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Arts community sees space limits

While UNC student organizations help students find their niche in campus life, the organizations themselves are having difficulty finding their places on campus.

According to a report by the Student Organization Council, there were 627 recognized student groups with approximately 32,000 members at UNC last year.

That number has risen from 385 groups since the 1996-97 academic year.

"In order to be successful, we need to take a comprehensive look at our spaces, as well as our policies," said Christopher Payne, associate vice chancellor for student affairs. "We are starting to implement some strategies now that will affect change over the short and the long term."

Performing arts groups often have the most problems finding good locations, as their space requirements are usually more specific.

"We struggle every year - for both rehearsal spaces and performance spaces," said Jed Wang, president of the Achordants, an all-male a cappella group.

The Student Union begins allowing registration for rooms a semester in advance the day before classes start - and there's always a long line of people camping out overnight.

Construction and renovations have exacerbated the situation, limiting the number and variety of spaces available.

Examples include the closing of Gerrard Hall for renovations and the temporary removal of the stage in Hamilton Hall during its recent remodeling.

Even many available spaces have restrictions placed on their use.

"I would love to see more acceptability for current existing spaces," Wang said.

A decentralized system for booking creates more problems, as different buildings require registering with different offices, said Holly Calkins, a producer for Company Carolina, a campus theatrical group.

"It's hard to coordinate with the University," she said. "You have to contact different people, different systems, to sign up."

"It's pretty silly."

Calkins reports having to scavenge for rooms on a day-to-day basis for the group's upcoming show "The Wall," based on the Pink Floyd rock opera.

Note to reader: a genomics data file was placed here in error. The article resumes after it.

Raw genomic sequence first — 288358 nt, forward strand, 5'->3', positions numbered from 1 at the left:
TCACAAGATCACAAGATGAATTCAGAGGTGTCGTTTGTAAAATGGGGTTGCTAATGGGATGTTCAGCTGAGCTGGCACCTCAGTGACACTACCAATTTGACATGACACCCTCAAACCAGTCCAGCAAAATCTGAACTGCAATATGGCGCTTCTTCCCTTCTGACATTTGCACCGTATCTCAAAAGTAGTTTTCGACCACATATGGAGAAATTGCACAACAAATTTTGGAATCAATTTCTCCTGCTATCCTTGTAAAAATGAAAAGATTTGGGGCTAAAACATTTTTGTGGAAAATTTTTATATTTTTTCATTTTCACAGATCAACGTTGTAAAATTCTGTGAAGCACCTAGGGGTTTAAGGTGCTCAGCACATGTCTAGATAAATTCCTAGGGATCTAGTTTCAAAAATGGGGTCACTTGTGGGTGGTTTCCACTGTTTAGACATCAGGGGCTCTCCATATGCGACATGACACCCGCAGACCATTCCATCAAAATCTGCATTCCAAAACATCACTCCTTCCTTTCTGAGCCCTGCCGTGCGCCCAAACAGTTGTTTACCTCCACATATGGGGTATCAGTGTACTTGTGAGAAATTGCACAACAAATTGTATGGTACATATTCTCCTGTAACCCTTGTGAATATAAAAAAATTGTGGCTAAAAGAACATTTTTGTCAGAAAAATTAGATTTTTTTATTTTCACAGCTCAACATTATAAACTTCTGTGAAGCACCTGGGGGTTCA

Student groups attempting to perform on the grandest of campus stages - Memorial Hall - find further difficulty.

The Clef Hangers - UNC's first all-male a cappella group - has been forced to move its fall concert, which traditionally has been a Saturday night, to Sunday, Nov. 19.

"It's exactly like getting classes," said David Mikush, president of the Clef Hangers. "You bid for it online. If you're 10 seconds behind the group in front of you, you don't get your date."

Students trying to find space at Memorial Hall must compete with its Performing Arts Series, which brings in a wide variety of nonstudent acts, including the upcoming Nickel Creek show Sept. 19.

Mikush said he was skeptical about the power of some of the series' less-popular shows to draw a full audience.

"It'd be better for Memorial Hall to open up to student groups with a wider fan base," he said. "They'd have a better chance of selling it out."

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The Loreleis, an all-female a cappella group, found similar problems in reserving space in Memorial Hall.

"We had our spring concert on a Sunday night for the first time ever last year because the business manager said the lottery opened at 12 o'clock and was eight seconds behind the start," Loreleis President Amanda Bolch said.

The Loreleis now must wait until Friday to register for space for their fall concert, which Bolch said is a problem for planning.

"We have alumni, out-of-state girls, parents," she said. "They'll only have, like, a month to prepare and get plane tickets."

Bolch said the late start at registration gives both the student groups and Memorial Hall little flexibility.

"I think it would be a great idea for groups to be able to work with Memorial (Hall) over the summer, when they're planning their Performing Arts Series - to get some student groups to be part of it," she said.

The UNC administration has taken note of these growing problems on campus and is now taking steps to accommodate the growing need, Payne said.

"Involvement in student activities and organizations contributes to engagement and student learning that occurs on campus," he said. "It is a critical issue."

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